Sam Vander Wielen: [00:11:40] And so, CNBC had this one segment that was about Costco, which I love. I don’t know about you, but I love Costco. And so, shout-out to Costco. And, I remember watching the segment and learning about how Costco does this thing, where they essentially create a scavenger hunt-like effect throughout the store. So they, you know, they come out with these new products and they’ve trained us as the customer, as the member I think they call us, to know that, you know – let’s say Costco gets a new product. It is not necessarily true that that new product is like in your face on display. It can technically just be like mid-aisle, down aisle, 27 in the middle of olive oil and peanuts. That’s what they do, right? And it creates this like sense of wonder, I would say, where, you know, if you’re anything like me, I get really excited of what am I going to find? Like, this is so exciting, you know.
Sam Vander Wielen: [00:12:35] So, there are little ways that we can create, I don’t know, a sense of belonging to something that’s larger than just the product or the membership or the community. It really makes us feel like we are part of that community. We’re something, right. We’re bigger than that.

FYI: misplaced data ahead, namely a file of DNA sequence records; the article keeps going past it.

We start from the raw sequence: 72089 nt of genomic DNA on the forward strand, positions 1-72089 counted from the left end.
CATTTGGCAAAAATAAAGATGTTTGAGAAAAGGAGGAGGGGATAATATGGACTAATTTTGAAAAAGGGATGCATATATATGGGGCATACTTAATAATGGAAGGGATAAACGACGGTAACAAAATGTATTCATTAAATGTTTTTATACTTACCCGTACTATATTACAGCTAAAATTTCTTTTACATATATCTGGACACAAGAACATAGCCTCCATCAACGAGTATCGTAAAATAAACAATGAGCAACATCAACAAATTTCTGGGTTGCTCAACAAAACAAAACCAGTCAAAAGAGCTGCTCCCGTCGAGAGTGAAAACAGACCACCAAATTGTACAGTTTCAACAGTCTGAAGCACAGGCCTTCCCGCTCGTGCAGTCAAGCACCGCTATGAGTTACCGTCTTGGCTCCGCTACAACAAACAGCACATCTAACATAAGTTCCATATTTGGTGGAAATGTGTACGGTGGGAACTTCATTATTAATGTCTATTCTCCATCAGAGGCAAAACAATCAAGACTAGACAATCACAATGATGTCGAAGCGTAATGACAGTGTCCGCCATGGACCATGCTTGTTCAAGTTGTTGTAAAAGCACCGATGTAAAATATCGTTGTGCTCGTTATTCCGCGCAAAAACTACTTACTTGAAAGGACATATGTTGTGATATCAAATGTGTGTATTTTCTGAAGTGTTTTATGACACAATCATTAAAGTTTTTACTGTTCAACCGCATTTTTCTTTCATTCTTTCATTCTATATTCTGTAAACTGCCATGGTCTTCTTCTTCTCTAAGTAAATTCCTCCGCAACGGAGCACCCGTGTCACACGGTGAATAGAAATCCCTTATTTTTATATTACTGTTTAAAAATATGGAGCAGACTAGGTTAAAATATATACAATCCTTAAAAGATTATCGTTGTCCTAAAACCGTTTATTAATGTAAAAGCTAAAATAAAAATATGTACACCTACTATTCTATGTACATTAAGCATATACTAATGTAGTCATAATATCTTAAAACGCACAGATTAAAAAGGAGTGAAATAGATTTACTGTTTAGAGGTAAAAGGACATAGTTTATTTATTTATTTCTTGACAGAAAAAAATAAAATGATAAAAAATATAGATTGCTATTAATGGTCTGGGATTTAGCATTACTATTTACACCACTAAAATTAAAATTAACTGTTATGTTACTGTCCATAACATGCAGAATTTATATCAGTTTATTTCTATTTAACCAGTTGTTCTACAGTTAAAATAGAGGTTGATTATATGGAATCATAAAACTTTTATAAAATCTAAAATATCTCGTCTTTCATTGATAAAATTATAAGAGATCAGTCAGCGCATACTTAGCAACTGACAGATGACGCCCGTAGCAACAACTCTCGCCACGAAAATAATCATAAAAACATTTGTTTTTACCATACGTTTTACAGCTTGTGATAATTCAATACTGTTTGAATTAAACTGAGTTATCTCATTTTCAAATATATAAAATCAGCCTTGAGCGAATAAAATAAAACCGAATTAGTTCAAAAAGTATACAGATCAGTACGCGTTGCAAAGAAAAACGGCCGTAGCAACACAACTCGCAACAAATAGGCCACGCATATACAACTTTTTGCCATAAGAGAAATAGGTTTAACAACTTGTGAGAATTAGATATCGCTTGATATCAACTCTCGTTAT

Sam Vander Wielen: [00:12:49] So, I find that – I find this whole thing fascinating and this is something that I have worked really hard on in my own business, and it was something that came up in the masterclass series that I hosted back in November called from Startup to Sold Out. And, I talked about this Olive Garden effect and everybody was like, "What’s the Olive Garden? What are you talking about?" And, I started talking about it and they were like, "I’ve never heard about, you know, heard someone talk about it this way."
Sam Vander Wielen: [00:13:13] So, that’s why I wanted to record this podcast episode for you today because I really just want to dive in to at least some of the, you know, trials and tribulations that I’ve gone through in trying to take really good care of people while also balancing, you know, the fact that I can’t make everybody happy and while also being a businesswoman and saying, you know, I do have to think about lifetime customer value. You know, I have to think about how do you get more sales from the same people who are already ready to buy and already like what you have to offer not because I’m like robbing them because I’m giving them something that’s helpful to them.
Sam Vander Wielen: [00:13:48] So, I’m hoping that you’re going to take something away from today and that maybe I shift your mindset on something or just spark an idea of some way that you can do this in your own business. And if you do come up with that, I hope you’ll send me a DM on Instagram, @samvanderwielen.